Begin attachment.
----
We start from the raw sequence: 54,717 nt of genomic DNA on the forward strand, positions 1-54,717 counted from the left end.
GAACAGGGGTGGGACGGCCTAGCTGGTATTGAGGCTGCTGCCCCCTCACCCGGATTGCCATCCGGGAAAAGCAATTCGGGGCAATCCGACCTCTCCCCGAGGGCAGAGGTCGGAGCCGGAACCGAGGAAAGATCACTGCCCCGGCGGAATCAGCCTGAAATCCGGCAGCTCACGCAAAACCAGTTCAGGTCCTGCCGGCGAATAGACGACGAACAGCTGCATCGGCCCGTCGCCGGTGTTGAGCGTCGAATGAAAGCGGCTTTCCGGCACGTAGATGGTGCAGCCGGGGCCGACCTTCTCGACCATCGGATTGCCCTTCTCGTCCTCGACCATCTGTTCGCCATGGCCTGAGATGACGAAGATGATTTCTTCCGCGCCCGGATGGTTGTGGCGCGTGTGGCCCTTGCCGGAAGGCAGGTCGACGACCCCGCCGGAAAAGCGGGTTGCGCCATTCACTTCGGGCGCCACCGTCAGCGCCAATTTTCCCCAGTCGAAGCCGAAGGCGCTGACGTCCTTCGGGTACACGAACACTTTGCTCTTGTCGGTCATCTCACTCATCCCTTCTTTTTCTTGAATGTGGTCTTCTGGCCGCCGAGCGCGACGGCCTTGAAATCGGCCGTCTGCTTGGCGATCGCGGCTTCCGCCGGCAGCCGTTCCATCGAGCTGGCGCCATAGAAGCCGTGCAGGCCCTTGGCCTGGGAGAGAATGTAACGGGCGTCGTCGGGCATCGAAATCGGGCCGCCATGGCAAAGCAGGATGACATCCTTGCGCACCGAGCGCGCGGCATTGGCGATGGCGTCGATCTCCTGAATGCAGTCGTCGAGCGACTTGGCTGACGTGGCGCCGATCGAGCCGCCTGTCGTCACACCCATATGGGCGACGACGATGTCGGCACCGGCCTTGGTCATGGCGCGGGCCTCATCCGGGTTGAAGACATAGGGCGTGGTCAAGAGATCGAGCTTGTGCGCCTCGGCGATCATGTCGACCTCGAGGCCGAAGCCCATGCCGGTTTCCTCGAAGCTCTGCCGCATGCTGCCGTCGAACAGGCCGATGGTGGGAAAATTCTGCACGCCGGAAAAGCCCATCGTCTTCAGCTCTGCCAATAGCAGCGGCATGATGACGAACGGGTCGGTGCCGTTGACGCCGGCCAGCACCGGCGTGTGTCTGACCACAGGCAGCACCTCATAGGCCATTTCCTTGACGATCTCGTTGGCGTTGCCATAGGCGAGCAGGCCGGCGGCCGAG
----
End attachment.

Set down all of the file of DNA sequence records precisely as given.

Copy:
We start from the raw sequence: 54,717 nt of genomic DNA on the forward strand, positions 1-54,717 counted from the left end.
GAACAGGGGTGGGACGGCCTAGCTGGTATTGAGGCTGCTGCCCCCTCACCCGGATTGCCATCCGGGAAAAGCAATTCGGGGCAATCCGACCTCTCCCCGAGGGCAGAGGTCGGAGCCGGAACCGAGGAAAGATCACTGCCCCGGCGGAATCAGCCTGAAATCCGGCAGCTCACGCAAAACCAGTTCAGGTCCTGCCGGCGAATAGACGACGAACAGCTGCATCGGCCCGTCGCCGGTGTTGAGCGTCGAATGAAAGCGGCTTTCCGGCACGTAGATGGTGCAGCCGGGGCCGACCTTCTCGACCATCGGATTGCCCTTCTCGTCCTCGACCATCTGTTCGCCATGGCCTGAGATGACGAAGATGATTTCTTCCGCGCCCGGATGGTTGTGGCGCGTGTGGCCCTTGCCGGAAGGCAGGTCGACGACCCCGCCGGAAAAGCGGGTTGCGCCATTCACTTCGGGCGCCACCGTCAGCGCCAATTTTCCCCAGTCGAAGCCGAAGGCGCTGACGTCCTTCGGGTACACGAACACTTTGCTCTTGTCGGTCATCTCACTCATCCCTTCTTTTTCTTGAATGTGGTCTTCTGGCCGCCGAGCGCGACGGCCTTGAAATCGGCCGTCTGCTTGGCGATCGCGGCTTCCGCCGGCAGCCGTTCCATCGAGCTGGCGCCATAGAAGCCGTGCAGGCCCTTGGCCTGGGAGAGAATGTAACGGGCGTCGTCGGGCATCGAAATCGGGCCGCCATGGCAAAGCAGGATGACATCCTTGCGCACCGAGCGCGCGGCATTGGCGATGGCGTCGATCTCCTGAATGCAGTCGTCGAGCGACTTGGCTGACGTGGCGCCGATCGAGCCGCCTGTCGTCACACCCATATGGGCGACGACGATGTCGGCACCGGCCTTGGTCATGGCGCGGGCCTCATCCGGGTTGAAGACATAGGGCGTGGTCAAGAGATCGAGCTTGTGCGCCTCGGCGATCATGTCGACCTCGAGGCCGAAGCCCATGCCGGTTTCCTCGAAGCTCTGCCGCATGCTGCCGTCGAACAGGCCGATGGTGGGAAAATTCTGCACGCCGGAAAAGCCCATCGTCTTCAGCTCTGCCAATAGCAGCGGCATGATGACGAACGGGTCGGTGCCGTTGACGCCGGCCAGCACCGGCGTGTGTCTGACCACAGGCAGCACCTCATAGGCCATTTCCTTGACGATCTCGTTGGCGTTGCCATAGGCGAGCAGGCCGGCGGCCGAG